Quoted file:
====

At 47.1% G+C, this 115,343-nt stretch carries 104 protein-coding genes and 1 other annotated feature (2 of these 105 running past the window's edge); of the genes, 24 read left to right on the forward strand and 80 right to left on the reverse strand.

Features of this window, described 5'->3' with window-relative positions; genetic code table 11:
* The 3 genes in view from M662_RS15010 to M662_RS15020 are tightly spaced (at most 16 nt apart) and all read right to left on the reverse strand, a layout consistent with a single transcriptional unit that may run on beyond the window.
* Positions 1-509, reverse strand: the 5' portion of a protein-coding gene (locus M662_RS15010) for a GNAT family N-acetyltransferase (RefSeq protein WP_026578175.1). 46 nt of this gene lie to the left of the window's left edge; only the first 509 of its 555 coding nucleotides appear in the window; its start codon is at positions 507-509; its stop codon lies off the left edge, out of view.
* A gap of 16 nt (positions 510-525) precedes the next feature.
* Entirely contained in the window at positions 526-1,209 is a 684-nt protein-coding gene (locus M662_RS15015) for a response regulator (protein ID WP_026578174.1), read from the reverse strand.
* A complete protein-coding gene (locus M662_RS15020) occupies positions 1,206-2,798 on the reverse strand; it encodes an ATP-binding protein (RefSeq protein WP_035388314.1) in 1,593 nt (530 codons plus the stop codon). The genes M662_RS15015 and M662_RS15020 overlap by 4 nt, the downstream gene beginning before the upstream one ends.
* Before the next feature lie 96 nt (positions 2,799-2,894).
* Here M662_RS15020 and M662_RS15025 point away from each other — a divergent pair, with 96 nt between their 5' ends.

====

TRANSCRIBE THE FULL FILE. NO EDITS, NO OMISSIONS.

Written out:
At 47.1% G+C, this 115,343-nt stretch carries 104 protein-coding genes and 1 other annotated feature (2 of these 105 running past the window's edge); of the genes, 24 read left to right on the forward strand and 80 right to left on the reverse strand.

Features of this window, described 5'->3' with window-relative positions; genetic code table 11:
* The 3 genes in view from M662_RS15010 to M662_RS15020 are tightly spaced (at most 16 nt apart) and all read right to left on the reverse strand, a layout consistent with a single transcriptional unit that may run on beyond the window.
* Positions 1-509, reverse strand: the 5' portion of a protein-coding gene (locus M662_RS15010) for a GNAT family N-acetyltransferase (RefSeq protein WP_026578175.1). 46 nt of this gene lie to the left of the window's left edge; only the first 509 of its 555 coding nucleotides appear in the window; its start codon is at positions 507-509; its stop codon lies off the left edge, out of view.
* A gap of 16 nt (positions 510-525) precedes the next feature.
* Entirely contained in the window at positions 526-1,209 is a 684-nt protein-coding gene (locus M662_RS15015) for a response regulator (protein ID WP_026578174.1), read from the reverse strand.
* A complete protein-coding gene (locus M662_RS15020) occupies positions 1,206-2,798 on the reverse strand; it encodes an ATP-binding protein (RefSeq protein WP_035388314.1) in 1,593 nt (530 codons plus the stop codon). The genes M662_RS15015 and M662_RS15020 overlap by 4 nt, the downstream gene beginning before the upstream one ends.
* Before the next feature lie 96 nt (positions 2,799-2,894).
* Here M662_RS15020 and M662_RS15025 point away from each other — a divergent pair, with 96 nt between their 5' ends.